For those who choose not to identify as a feminist or as an ally, the common misconception is that everybody who brands themselves as either of those believes in fighting for the same things: wrong.
At school, I had been provided with what was seemingly a thorough teaching on the history of the feminist movement. I learnt—extensively—about leading icons: Emmeline Pankhurst, Millicent Fawcett and of their many attainments. As I prepared to sit my exam, I relished at the thought of all women having gained the right to vote by 1920. Outside of education, I was disheartened to learn that the only women who actually had the right to vote by this year were predominantly white. I learnt that the struggle of the vote did not end with the ratification of the Nineteenth Amendment—in some places, African American women were unable to freely exercise their right to vote up until the 1960s, over forty years later.
In theory, this coined the term ‘white feminism’: this branch of the movement fails to give feminists of colour a platform to discuss how gender inequality relates to racial inequality. It means—on basis level—that the privilege a white woman holds because of her race is held at a higher level; that her feminism is more important because of the colour of her skin.
Other feminists aren’t denying that white feminist issues aren’t important: there’s no shying away from the fact that the gender wage gap and sexualisation of the female body are issues that should concern every woman. But exclusively, white feminism focuses only on this. The way a black woman experiences sexism and inequality is completely different to the way a white woman experiences inequality: while white women are making 79 cents on a white man’s dollar in the US, black women are only making 64 cents.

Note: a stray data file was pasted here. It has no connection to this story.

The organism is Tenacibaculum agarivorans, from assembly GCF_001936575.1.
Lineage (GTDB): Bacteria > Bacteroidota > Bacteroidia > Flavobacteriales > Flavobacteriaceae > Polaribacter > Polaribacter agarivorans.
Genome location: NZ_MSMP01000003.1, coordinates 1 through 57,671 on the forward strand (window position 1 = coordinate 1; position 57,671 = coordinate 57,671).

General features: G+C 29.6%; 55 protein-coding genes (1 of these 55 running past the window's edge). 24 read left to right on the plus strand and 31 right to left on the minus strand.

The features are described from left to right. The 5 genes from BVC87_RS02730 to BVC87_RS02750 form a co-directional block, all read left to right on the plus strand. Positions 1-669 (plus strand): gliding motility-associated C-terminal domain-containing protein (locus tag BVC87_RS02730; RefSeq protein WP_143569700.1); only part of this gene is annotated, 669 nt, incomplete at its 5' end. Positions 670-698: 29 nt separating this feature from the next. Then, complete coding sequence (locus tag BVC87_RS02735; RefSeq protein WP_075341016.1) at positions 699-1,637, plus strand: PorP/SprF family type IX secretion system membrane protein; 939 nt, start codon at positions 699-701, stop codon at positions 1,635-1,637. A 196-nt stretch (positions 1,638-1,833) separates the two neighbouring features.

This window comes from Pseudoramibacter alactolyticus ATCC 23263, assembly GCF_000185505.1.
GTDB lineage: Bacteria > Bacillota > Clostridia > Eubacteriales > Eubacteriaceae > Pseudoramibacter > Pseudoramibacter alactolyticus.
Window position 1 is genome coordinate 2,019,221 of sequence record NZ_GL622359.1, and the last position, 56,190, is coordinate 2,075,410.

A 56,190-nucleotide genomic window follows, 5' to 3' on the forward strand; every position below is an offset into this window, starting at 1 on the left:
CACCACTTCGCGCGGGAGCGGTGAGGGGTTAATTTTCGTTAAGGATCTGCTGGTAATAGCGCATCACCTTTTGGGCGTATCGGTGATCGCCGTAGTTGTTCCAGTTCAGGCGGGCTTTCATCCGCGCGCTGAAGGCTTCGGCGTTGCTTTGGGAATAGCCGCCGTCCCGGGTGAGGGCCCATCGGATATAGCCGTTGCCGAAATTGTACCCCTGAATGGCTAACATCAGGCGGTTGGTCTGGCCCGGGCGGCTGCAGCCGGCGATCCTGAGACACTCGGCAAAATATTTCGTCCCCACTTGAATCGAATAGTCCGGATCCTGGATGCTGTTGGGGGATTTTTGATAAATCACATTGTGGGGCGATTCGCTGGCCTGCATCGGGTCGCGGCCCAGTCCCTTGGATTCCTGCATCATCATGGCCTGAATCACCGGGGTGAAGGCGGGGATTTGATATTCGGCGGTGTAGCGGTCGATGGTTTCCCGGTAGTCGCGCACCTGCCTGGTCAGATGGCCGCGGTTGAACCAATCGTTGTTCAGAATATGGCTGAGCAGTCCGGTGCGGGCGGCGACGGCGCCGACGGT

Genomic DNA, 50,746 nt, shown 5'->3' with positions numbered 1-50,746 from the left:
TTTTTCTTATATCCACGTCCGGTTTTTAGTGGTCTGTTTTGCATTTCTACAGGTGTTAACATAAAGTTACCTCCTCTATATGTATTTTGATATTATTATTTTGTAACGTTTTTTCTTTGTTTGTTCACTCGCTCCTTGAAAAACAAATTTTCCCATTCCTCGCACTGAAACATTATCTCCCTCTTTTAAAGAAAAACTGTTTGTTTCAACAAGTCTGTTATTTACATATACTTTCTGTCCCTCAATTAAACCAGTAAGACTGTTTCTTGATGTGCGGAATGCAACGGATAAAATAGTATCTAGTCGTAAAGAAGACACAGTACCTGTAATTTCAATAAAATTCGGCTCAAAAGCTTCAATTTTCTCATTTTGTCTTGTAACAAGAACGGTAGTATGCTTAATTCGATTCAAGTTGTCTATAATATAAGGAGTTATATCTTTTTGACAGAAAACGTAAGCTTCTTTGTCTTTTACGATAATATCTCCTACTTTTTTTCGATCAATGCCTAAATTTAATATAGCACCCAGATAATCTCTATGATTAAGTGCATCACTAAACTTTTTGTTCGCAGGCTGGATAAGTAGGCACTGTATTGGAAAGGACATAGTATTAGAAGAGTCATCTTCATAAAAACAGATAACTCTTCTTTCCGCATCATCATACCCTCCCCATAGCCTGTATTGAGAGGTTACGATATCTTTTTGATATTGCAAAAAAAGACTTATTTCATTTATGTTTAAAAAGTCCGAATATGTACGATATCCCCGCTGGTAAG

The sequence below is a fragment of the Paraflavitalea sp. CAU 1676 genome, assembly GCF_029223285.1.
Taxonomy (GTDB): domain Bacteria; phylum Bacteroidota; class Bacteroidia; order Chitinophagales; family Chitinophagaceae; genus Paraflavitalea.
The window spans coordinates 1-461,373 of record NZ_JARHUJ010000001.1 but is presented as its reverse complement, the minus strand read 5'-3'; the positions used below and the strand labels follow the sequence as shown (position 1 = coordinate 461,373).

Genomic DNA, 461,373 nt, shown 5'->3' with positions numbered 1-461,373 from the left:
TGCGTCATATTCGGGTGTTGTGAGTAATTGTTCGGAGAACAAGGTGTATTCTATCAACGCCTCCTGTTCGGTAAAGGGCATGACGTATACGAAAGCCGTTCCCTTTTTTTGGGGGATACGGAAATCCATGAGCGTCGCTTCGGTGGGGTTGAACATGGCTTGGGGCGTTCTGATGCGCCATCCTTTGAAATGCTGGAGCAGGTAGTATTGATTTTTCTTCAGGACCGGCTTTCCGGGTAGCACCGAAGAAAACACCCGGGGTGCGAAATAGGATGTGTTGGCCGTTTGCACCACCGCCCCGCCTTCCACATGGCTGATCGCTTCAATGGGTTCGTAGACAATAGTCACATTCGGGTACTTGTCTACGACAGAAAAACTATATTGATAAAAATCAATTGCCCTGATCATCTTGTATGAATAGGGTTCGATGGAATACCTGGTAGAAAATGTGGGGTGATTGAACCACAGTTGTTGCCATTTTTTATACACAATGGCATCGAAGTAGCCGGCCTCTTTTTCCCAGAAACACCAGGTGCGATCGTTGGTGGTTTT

The problem lies where white feminism denies to recognise issues of breast ironing in Africa, and police brutality against black women in the west. Many of the celebrities who publicly brand themselves as feminists hold—fundamentally—these white feminist values. Not only this, but the majority of feminist influences we see blazoned across the media actually are white. Emma Watson, Taylor Swift and Jennifer Lawrence are some but to name a few, and though these women are all inspirational in their own right, they fail to recognise and speak out on the struggles outside of white feminism. Though many black women speak out and use their voices to express their struggle, they are seldom heard.
When the presidential election came around, once feminist icon Susan B. Anthony was being praised as an inspiration, with women from all over America coming to place the ‘I Voted’ sticker on her grave whilst revelling in their proudness—this is the same woman, mind you, who claimed herself to be a white supremacist whilst she was alive.
When it was time for the results, a white feminist ideal shone through when 53% of white women voted for Trump—this is a distburingly fitting example of white privilege has clearly taken priority over gender. But white women were quick to be applauded for speaking out on the results, even though we were the ones that led Trump to victory. And white women have always been applauded for speaking up on gender and race issues, from #BlackLivesMatter to #SayHerName: when black women do the same they’re labelled angry, or told that they’re over reacting.
Each women experiences her own form of oppression, but until we work together to demolish white feminist ideals and start helping all the women around us advance in their oppression too, we cannot truly label our feminism intersectional and inclusive. To only acknowledge feminism from one side, is truly opposing the meaning of feminism altogether.